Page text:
- If you know nobody in the room. Take your time and look around, look at groups for opening, join but don’t stop the conversation, introduce yourself in a FEW SHORT WORDS – make an impression.
- Speak to speakers. At the end of sessions go and ask the speakers a question. They are expecting it. They may seem daunting, but they are just people.
- 3 foot rule. If anyone is within 3 feet, smile, make eye contact and strike up a conversation. Start with an open questions -“Who, Why, How, When, What”
- Prepare talking points. Think beforehand what some icebreakers or topics of conversation you could use. Don’t start conversations with questions that can be answered by a simple Yes or No, or simple statements – e.g. “I see you are from Dell” If nothing else, then use “How many Dreamforce’s have you been to?”
- Take their card. If you want them to take your card, ask for theirs.
- Take a pen. Take a pen to write notes on the back of their card.
- Offer to send them something. Find a reason to start the connection. Email an interesting blog link, a restaurant recommendation, a book summary, BUT NOT YOUR SALES DECK.
- FOLLOW UP .. do what you said you would. SO FEW PEOPLE DO. This one simple act will make you stand out.
Enjoy the experience, don’t focus on the results. Finally – you have to kiss a lot of frogs to find the princes.
Scared? It’s ok
- you can be lonely in a group of 150,000: If you are there on your own it can feel very, very lonely. Everyone else seems to talking to someone and having a great time. The way to change that is to start a conversation with someone.
- not every conversation will flow: Sometime it just doesn’t work. They are tired. They are shy. They are scared. So close it off and move on. Next….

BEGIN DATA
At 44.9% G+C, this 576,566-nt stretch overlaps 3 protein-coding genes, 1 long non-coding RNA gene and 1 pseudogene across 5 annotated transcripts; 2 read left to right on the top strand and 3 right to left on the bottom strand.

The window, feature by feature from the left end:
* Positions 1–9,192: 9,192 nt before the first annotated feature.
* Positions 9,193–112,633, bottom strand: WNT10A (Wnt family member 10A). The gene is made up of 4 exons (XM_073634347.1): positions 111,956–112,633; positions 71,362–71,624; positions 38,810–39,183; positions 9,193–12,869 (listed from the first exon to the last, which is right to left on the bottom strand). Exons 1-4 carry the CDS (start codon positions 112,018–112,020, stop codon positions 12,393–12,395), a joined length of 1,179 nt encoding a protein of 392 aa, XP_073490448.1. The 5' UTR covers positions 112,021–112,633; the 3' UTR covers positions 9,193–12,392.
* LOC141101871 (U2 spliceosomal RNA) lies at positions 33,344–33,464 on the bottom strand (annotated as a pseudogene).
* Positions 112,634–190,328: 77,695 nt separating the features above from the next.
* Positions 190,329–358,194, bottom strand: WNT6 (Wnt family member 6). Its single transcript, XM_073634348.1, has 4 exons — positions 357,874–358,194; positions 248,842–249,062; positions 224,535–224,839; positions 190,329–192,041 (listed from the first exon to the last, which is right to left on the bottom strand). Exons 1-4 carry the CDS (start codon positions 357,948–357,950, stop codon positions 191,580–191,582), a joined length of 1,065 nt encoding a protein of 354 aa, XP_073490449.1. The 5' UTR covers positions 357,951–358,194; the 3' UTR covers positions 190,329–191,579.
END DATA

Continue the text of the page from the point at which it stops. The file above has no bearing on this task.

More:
- it’s ok to leave: If you are tired, feel massively out of place, are struggling to engage, then leave. But only once you have tried.
A great Dreamforce experience depends on who you are
There are several different groups who attend Dreamforce; existing customers, potential customers, potential partners (consulting and app builders), existing partners, analysts, exhibitors.
What makes a great event is very different for each group. But one thing they have in common is that Dreamforce is not a cheap experience. The ticket price, travel, cost of hotels with their inflated prices, and the time spent away from the office all adds up. But as an exhibitor you need to factor in the cost of sponsorship, swag and stand workers. With free expo passes for anyone, the exhibitors needed to qualify out those who were simply looking for free pens, bags and other swag from genuine potential customers.
Free Insiders Guide to SF.
If you are new to Dreamforce, you are new to SF. So here is a free insider’s guide.
We have crowdsourced from the San Francisco locals all the “inside knowledge” in 90 pages packed full of critical insights. It is a useful resource for any of you traveling to SF for one of the many conferences or just socially.
- Getting around SF and the Bay Area; did you know the Richmond Bridge ONLY takes cash?
- Where to stay in the coolest boutique hotels; avoiding the standard Hiltons and Hyatts
- Where the locals eat; we’ve got them to tell us their favorite haunts
- Being a tourist; there’s the obvious stuff, but there other really cool things to do that are not in the guidebooks.
- Venturing further afield; Route 1, the Wine Country, Yosemite and Whale Watching.
- With kids; make sure they have a great time and then you will too
Careful planning and a strategy to survive DF16 is the best way to get a positive ROI. Have fun. See you there and come up and say “Hello”.